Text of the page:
I worked very hard not for money but to help. I gave money with no strings to those around me who didn’t have it for the mortgage, the life saving surgery, college. I sat in hospitals, buried the dead, raised lost children, fed the foreign hungry and donated to the Dharma for the benefit of all beings. Last week I wrote the website text for a new Tibetan nonprofit and next week I’m going to help my computer geek do his English literature class essay. For the past two weeks I’ve been madly making calls for immigration papers, vetting lawyers, charitable grants and consolations. I am not lazy. I haven't been to a beach or spa for years and I don't veg out in front of a big TV because I don't have one.

The fortune cookie nailed it. I have actively participated on the planet. I have been face to face across the table with Napoleon’s great nephew, an African family in their hut, and a young mother in Bhutan. Three weeks ago I got a surprise email from Paris, from a Belgian woman I met when we found ourselves in our twenties on a double date in New York with two boorishly childish Wall Streeters. She remembered me fondly and hoped we could rekindle a friendship because her life had become difficult. That felt like an honor.

I cannot change the fact that I have reached out and touched the authenticity in this world. I dearly wish everyone could have the same inspirational experience. Except now I don’t because my full heart is empty handed, and that raises stinging questions about how I spent my time in a world where time is money.

This morning at his internet news conference, President Obama rued the fact that America has a shortage of nurses, people who cared for him in a time of need. We have a shortage of teachers too, a shortage of anything that requires caring because we do not value it. The guys who shuffle securities and don't care about anything but "eating what you kill" have all the monetary muscle. The papers carry news that the Post Office is going bust because it's not government supported, and New York City's vital transit system is in danger of collapse for the same reasons. Service to others is no longer in the scheme of things when that giant sucking sound you hear, as Ross Perot might say, is all the money flowing to the pockets of people whose only raison d'etre is to manipulate it.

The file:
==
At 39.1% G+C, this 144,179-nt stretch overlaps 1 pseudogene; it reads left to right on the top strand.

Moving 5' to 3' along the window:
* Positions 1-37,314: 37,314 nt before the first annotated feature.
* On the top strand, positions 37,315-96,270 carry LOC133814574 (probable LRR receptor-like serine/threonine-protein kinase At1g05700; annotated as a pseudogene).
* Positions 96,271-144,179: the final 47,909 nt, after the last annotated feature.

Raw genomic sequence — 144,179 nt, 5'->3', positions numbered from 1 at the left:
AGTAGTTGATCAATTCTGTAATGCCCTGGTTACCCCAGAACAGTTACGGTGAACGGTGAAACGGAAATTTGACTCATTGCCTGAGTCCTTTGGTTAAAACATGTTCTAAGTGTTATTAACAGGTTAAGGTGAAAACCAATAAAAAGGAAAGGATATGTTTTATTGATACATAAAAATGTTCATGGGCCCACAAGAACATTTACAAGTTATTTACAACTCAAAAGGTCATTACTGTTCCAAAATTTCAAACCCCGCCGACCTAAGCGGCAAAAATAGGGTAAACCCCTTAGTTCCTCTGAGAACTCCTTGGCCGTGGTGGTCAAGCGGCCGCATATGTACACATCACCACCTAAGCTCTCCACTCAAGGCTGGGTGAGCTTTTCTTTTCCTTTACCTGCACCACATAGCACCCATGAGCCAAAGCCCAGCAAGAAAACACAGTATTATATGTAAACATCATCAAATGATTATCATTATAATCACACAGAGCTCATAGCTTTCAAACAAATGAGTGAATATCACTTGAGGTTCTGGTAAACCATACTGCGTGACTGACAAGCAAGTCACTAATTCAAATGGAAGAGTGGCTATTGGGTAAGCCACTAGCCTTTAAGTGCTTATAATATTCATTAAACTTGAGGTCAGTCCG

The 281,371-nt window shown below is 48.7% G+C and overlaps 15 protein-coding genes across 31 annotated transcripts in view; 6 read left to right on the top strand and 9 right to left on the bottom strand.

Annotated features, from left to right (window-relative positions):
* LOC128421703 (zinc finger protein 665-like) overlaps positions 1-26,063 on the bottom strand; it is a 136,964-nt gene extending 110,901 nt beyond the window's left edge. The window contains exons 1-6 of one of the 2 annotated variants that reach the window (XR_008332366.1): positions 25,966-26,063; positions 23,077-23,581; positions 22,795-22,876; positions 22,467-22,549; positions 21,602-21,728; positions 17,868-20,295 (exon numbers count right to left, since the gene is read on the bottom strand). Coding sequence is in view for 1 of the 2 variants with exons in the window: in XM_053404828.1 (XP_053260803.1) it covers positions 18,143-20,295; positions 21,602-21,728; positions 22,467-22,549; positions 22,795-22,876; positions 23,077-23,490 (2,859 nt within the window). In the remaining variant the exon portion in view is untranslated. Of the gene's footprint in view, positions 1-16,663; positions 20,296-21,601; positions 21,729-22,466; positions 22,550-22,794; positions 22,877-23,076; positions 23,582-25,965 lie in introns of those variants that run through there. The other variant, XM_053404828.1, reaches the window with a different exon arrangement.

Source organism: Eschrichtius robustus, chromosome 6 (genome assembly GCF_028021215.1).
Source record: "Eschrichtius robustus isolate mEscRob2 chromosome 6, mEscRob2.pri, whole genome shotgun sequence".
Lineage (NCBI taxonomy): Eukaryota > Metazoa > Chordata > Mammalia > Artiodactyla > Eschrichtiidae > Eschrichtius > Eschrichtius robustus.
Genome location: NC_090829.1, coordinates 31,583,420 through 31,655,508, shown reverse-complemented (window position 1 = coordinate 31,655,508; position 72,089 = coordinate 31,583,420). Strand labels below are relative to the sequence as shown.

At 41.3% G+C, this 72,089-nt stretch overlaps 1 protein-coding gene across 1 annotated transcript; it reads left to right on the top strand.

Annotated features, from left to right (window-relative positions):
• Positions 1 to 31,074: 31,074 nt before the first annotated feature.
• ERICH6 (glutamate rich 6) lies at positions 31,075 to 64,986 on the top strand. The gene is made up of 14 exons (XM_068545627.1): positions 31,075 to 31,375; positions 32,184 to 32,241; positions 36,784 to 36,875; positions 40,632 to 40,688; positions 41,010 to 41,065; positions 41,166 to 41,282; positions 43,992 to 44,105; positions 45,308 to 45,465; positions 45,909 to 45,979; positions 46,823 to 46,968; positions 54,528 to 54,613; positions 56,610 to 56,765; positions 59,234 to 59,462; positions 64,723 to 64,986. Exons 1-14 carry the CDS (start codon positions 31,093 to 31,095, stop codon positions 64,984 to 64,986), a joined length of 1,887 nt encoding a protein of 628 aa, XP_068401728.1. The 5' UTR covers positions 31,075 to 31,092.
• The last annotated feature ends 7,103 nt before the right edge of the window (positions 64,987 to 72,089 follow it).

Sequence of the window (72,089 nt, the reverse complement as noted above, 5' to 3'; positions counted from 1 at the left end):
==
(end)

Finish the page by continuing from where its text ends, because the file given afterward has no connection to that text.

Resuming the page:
I know I am surrounded by innumerable and immeasurable blessings, I really do. Last week the monks who received my Losar gifts emailed that they would pray for me. Yesterday Gaby offered me her Paris studio any time I wanted it. Today my Nepali heart son put his arm around my shoulders and told me not to worry. He’s getting quite famous for his music and probably will be rich and he is always going to take care of me. This is all good. But I am writing this to confess that I am wondering how it is I feel so punished, why the road I took seems to have such a heavy toll, why I feel so empty handed, and, yes, worth less. It’s an ugly and painful struggle to get the vajrayana vehicle to drive me out of this morass.

~Sandy Garson
"Wordsmithing to attest how the Dharma saved me from myself!"

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Friday, March 20, 2009


Rudd Douglass was small potatoes. Twice a week for two decades, the energetic, white haired and clear eyed ex-professor showed up at the Brunswick, Maine Farmer’s Market with baskets of them, offering at least ten of the who-knows-how-many varieties he experimented with. Every Finnish rose, Yukon gold and Inca purple was elegantly clean and exquisitely sized, like a gem.

Regimes rose and fell, stocks boomed and busted, the last full service gas station in the area evaporated and two Indian restaurants came to globalize the town. While everything was changing at dizzying pace, what stayed dependable were Ruddy’s potatoes, every Tuesday and Friday for six months. His cranberry reds, white roses, Adirondack blues were the secret behind my catering business’s much talked-about festive July 4 potato salad, and patriotic bowl of warm, roasted new potatoes to put beside the traditional peas and salmon.

Of course he pulled other merchandise out of the old white truck he drove down from Dresden. He was the original, and for a long time lone, organic farmer at the market, a vision in overalls and clogs. He offered tomatoes, melons, cucumbers plus peppers of varying heat. He did business as Blueberry Ledge Farm, so true to his name, about three weeks every summer he showed up with stacks of squeaky clean blueberries neatly packed under cellophane in green cardboard pints that sold out fast. Using a 1930’s winnowing machine, he filled big freezer orders, ten pounds at a time. He also set up huge greenhouses and plunged into the plant business, adorning his biweekly produce display with carefully picked perennials, many of them rare, in full bloom. But the main attraction was Rudd the spudman. He always had long lines.